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Where is Home?


Home?

Sometimes I’m not sure. I don’t think I know any more. I don’t want to complain. I’ve been really lucky in life. I’ve had so many opportunities, met so many amazing people and I’ve been so happy it hurts. But you can’t just forget those times that you’ve been so unhappy that everything seems so dark and bleak. I’m not going to talk about certain things on this blog. I’ve done things which I regret with all my heart, some things that only a handful of people know and some things that I don’t want to admit out loud.

I haven’t moved around as much as other people I know, but I don’t believe it’s the amount of countries you’ve lived in that makes it seem as though you don’t have a true home. It’s in your heart.

When I didn’t know anything else, London was my home… but I moved. We went to France, to a place where I don’t and never will feel like home to me. Why? I don’t know. It doesn’t feel right to me. it feels like a prolonged holiday home. It’s the place where my parents live. I don’t live there. Ever since we moved to France, I’ve either been in boarding school or in Toulouse at University. So I haven’t ever really lived there.

I don’t want to move and live back in London. London… has changed, I’ve changed. I feel like it isn’t something I want anymore. I’ve grown up, and grown out of London. I’m looking for a new place. I want to find a new home. A new place to start anew. They say that “Home is where the heart is”. Well that’s probably true, but I don’t know where my heart is. I haven’t found a place that shouts “welcome home Roxane”.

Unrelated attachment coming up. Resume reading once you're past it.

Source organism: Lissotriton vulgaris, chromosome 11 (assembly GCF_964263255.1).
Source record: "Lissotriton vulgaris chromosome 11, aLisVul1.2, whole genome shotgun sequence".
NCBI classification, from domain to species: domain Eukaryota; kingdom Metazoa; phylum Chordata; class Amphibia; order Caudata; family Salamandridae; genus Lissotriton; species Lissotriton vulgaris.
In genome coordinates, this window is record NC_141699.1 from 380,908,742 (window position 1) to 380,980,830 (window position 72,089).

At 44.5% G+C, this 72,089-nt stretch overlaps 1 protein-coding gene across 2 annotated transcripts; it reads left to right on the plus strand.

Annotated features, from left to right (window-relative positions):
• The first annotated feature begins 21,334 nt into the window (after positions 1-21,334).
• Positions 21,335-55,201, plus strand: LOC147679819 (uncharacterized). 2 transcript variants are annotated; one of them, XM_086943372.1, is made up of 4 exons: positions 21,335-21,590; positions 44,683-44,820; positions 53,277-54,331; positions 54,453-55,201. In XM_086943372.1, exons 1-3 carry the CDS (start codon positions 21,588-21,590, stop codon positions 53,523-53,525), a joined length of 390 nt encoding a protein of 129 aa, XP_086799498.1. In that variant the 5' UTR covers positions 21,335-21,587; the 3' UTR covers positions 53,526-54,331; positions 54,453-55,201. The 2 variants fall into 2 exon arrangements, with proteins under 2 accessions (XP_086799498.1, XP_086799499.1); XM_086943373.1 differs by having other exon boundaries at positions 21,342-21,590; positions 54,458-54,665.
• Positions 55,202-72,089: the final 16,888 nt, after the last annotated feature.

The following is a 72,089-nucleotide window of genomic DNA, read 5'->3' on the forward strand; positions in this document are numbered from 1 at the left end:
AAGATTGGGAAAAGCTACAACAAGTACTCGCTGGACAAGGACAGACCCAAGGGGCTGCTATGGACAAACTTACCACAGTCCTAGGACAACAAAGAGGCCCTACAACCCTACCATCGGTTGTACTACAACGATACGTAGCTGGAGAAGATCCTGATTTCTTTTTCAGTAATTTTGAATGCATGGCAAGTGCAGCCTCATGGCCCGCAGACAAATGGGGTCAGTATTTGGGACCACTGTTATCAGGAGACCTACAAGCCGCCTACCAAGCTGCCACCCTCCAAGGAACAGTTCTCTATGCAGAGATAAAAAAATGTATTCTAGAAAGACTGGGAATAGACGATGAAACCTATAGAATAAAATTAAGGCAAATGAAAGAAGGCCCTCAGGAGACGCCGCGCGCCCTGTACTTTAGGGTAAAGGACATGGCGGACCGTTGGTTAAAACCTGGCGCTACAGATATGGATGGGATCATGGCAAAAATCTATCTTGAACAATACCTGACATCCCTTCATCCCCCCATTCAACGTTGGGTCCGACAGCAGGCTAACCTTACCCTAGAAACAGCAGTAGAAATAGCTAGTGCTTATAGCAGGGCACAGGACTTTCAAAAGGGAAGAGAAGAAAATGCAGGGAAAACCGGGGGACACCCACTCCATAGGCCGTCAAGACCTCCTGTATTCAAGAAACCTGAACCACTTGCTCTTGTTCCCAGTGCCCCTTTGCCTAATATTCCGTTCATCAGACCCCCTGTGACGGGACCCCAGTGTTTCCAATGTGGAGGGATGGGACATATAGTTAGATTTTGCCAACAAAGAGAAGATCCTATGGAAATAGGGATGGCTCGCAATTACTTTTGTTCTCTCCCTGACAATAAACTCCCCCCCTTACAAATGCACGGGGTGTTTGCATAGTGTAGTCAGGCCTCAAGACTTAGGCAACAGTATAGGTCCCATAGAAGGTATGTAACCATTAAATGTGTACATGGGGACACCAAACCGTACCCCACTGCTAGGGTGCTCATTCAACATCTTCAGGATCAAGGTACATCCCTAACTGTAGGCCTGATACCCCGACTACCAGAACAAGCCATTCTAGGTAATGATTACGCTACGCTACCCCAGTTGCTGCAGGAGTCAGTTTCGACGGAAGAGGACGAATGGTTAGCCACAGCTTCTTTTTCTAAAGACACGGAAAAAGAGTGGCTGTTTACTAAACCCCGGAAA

Life doesn’t seem to get easier as we go on. There’s always the same problems. I wish, I wish… I wish you could take a vacation from reality. But you can’t. Even sleeping is controlled by your brain, what you dream about (well hello my subconscience!) and how long you sleep!

I love travelling, but I feel that I only have wings… and I sometimes need to land and make roots… but I don’t feel like there is anywhere I really can. Meeting new people? I love it. I really do. I have a great passion for learning new things. Art, music, architecture etc I love. But… I want to find someone and make a nest. I just don’t know yet…